Apparently the original purpose of the funds when these sales were first raised months ago (to create an endowment to fund IMF salaries and keep these bureaucrats in high cotton) wasn’t polling well. You can rest assured, though, that the purpose will remain the same, regardless of the new packaging.
But, given the timing, the announcement was apparently intended to stymie a gold rally. And considering the unprecedented global monetary reflation now being perpetrated, it might seem especially important to push these sales through.
Of course, every time IMF gold sales have been proposed before, the announcements have had successively less effect on the market. It got to where you could almost hear the yawns from trading desks around the world.
The difference this time is that, with the Obama administration and the Democratic majority joining forces to expand government at the expense of individual rights, it seems very likely that IMF gold sales will receive the necessary approval by today’s left-leaning Congress. In fact, none other than the brilliant and entirely misguided Democratic Congressman Barney Frank has come out in support of the IMF gold sales, if about a third of the proceeds are dedicated toward “loans” that will further indenture poor countries.
As a side note, don’t be misled by those putting forth the bearish argument that, if the IMF is selling 403 tonnes (12.5 percent) of its 3,217-tonne gold hoard, what’s to prevent it from selling the remaining 2,814 tonnes?
The IMF’s founding Article of Agreement will prevent it. The remaining gold held by the IMF is actually owned by its member nations, according to their initial funding ratios and subsequent payments. IMF rules state that this gold cannot be sold to the market—it can only be sold back to the member countries that own it and the price of such a sale would be at the previously prevailing official price of 35 Special Drawing Rights (SDRs) per ounce.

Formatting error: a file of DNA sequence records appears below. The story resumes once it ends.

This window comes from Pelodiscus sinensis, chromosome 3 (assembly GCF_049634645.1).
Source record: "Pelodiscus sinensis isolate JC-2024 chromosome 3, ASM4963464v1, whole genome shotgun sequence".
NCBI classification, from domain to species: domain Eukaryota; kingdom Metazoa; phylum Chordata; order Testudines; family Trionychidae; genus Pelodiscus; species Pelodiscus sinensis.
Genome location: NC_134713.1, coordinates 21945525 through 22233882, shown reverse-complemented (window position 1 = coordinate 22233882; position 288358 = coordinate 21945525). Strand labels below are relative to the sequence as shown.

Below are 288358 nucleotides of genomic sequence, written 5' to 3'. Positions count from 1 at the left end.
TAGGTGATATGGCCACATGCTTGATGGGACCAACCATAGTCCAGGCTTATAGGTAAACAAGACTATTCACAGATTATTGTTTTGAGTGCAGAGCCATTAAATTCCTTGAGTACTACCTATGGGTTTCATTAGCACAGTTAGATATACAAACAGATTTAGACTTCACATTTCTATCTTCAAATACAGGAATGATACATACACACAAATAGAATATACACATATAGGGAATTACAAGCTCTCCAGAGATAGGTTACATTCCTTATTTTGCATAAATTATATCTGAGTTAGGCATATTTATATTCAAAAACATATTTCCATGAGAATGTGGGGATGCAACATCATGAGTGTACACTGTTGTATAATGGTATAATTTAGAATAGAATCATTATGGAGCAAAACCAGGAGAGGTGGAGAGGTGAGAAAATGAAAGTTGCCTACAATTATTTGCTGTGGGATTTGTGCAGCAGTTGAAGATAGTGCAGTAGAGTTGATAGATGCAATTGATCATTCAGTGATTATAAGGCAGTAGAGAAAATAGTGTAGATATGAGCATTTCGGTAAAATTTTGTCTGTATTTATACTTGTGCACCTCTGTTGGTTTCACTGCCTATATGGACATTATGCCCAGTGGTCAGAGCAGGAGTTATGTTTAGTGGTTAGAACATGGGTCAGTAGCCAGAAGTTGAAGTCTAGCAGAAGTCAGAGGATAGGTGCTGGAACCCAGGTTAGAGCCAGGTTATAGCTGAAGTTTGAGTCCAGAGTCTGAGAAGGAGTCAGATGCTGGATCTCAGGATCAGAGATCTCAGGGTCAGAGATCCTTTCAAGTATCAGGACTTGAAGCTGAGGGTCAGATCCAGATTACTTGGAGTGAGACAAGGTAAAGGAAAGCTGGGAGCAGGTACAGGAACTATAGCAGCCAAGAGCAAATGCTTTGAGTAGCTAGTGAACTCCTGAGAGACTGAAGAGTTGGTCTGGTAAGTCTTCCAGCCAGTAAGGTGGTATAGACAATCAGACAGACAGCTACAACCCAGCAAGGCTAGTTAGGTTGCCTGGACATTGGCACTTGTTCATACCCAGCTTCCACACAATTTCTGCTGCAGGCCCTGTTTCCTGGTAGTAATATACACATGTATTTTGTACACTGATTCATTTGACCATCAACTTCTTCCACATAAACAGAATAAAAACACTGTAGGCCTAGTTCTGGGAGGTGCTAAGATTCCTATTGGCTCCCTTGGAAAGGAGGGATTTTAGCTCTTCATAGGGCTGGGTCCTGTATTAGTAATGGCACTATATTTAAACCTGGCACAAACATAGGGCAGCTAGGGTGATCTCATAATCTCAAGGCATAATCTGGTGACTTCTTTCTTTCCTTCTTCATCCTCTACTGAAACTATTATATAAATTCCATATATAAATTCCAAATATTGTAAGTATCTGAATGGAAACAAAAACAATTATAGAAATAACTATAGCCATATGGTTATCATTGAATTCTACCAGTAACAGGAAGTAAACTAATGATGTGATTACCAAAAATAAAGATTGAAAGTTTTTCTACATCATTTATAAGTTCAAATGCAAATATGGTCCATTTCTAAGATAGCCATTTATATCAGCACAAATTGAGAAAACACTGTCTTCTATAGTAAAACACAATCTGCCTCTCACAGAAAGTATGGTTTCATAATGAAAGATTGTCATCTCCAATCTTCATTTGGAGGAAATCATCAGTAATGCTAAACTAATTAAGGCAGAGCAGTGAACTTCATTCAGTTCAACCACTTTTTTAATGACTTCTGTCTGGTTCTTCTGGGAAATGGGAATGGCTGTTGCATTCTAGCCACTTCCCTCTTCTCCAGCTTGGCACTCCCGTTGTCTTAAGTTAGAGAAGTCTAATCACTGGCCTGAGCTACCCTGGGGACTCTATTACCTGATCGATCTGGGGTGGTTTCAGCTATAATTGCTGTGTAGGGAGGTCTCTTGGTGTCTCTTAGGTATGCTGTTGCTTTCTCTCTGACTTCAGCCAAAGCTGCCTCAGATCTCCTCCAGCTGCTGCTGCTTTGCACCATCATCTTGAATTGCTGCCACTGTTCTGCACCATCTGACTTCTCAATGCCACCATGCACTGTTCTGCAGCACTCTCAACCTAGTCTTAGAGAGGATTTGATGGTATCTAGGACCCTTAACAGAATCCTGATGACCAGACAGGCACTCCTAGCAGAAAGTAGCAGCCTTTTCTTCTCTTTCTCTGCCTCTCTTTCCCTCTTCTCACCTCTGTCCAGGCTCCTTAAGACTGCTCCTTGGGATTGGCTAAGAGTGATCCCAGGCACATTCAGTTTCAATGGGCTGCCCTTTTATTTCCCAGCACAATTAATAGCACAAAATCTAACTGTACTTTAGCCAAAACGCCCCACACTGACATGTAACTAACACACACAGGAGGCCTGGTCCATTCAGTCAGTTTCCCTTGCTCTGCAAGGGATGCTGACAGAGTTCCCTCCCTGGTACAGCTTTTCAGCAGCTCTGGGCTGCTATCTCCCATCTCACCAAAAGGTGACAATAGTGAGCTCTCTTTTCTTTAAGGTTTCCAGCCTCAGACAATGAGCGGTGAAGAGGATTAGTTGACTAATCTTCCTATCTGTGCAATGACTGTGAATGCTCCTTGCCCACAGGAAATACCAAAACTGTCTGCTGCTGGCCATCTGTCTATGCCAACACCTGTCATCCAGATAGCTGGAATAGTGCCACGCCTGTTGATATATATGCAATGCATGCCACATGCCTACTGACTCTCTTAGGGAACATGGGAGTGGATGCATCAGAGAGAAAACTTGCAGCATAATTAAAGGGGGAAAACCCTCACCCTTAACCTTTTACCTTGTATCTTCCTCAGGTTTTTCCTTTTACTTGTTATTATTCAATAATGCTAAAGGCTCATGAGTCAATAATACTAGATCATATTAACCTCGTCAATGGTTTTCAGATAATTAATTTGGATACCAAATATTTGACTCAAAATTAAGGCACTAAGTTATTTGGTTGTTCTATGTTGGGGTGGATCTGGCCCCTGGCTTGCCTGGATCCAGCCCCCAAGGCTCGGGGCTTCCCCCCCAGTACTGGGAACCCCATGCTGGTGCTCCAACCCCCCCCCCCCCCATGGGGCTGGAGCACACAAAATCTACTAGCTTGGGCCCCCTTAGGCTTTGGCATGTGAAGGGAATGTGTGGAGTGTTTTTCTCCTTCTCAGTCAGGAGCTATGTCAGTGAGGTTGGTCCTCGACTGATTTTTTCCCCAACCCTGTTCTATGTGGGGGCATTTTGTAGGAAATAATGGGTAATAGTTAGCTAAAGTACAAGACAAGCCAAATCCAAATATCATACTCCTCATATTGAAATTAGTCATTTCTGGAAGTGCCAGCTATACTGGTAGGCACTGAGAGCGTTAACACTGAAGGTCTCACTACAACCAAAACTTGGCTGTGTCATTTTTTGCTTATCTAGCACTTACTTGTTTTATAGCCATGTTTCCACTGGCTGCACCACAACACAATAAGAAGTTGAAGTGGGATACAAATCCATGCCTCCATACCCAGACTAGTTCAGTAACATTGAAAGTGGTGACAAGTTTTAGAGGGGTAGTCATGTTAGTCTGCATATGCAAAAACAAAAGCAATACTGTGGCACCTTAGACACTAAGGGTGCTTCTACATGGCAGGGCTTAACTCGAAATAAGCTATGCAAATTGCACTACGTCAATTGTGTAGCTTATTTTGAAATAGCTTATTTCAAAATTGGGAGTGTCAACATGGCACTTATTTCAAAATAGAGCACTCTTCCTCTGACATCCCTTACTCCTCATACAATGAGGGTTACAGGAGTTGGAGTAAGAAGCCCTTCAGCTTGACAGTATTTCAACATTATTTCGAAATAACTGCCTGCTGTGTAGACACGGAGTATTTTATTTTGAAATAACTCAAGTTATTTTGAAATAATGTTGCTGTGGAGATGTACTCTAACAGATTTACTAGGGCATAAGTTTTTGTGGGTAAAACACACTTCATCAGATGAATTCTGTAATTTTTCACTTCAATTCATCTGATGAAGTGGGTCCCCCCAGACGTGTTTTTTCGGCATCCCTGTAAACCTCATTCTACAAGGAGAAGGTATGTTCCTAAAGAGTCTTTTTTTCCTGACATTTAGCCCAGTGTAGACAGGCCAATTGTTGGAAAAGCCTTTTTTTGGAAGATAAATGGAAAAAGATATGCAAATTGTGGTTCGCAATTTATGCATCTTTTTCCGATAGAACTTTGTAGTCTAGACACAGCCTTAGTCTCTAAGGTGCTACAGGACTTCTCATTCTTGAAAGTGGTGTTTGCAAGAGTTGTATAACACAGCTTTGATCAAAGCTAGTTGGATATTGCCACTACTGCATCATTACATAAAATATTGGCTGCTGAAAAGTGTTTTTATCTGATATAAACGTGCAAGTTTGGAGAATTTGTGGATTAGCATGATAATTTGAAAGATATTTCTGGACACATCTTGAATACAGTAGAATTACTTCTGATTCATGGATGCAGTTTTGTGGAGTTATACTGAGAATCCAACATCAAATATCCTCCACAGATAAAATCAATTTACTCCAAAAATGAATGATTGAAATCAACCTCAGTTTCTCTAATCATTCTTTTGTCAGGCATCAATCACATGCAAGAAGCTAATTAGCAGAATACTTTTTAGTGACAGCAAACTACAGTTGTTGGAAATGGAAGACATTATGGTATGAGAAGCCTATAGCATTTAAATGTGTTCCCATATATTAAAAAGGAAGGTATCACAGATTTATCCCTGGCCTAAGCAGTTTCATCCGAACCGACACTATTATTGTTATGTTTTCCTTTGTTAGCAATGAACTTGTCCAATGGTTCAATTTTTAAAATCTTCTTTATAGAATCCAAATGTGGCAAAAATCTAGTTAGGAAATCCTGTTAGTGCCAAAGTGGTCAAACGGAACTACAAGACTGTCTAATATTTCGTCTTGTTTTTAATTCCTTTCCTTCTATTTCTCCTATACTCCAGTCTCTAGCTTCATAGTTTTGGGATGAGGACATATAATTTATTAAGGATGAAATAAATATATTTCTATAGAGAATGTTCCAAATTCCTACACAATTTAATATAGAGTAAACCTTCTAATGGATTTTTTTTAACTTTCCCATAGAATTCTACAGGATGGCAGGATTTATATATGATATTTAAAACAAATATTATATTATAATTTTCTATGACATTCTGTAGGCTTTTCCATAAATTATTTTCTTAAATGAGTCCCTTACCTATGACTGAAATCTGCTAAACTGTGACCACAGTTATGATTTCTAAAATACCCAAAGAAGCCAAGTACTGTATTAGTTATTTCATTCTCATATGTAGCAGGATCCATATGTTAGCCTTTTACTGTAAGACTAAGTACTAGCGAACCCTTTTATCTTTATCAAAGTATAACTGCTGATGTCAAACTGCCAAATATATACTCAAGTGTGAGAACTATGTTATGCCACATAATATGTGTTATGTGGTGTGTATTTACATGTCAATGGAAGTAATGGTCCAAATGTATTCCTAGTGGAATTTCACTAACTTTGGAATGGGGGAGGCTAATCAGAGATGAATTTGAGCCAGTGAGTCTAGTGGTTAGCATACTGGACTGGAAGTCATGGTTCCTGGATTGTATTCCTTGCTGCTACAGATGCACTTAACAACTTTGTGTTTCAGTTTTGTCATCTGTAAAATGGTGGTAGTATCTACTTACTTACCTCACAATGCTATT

An “SDR” is currently held to be worth $1.49783, so the IMF would be forced to sell its remaining gold to the respective countries at a price of $52.42 per ounce. It’s not likely that this bureaucracy will look to such an undertaking—which would concurrently destroy the value of its balance sheet—as a profitable venture.
While it remains to be seen whether the U.S. Congress will approve the 403-tonne IMF sale, much damage has already been done as gold investors were punished by the monetary overlords for being impudent enough to fight the oncoming inflationary tide.
In effect, resisting today’s political winds puts the average, freedom-loving investor in a worse position than if he were the victim of a mob protection racket. At least with the mob there is some honor among criminals…and there is the hope of justice through the legal system.
But when the U.S. government—and some “new world order”—are the ones robbing you blind, where do you turn for help?
Before giving up all hope, we need to remember that every previous attempt to rein in gold has only served to send the metal to greater heights.
Patience and persistence is the key, as the broad sweep of global events continues to turn in favor of gold.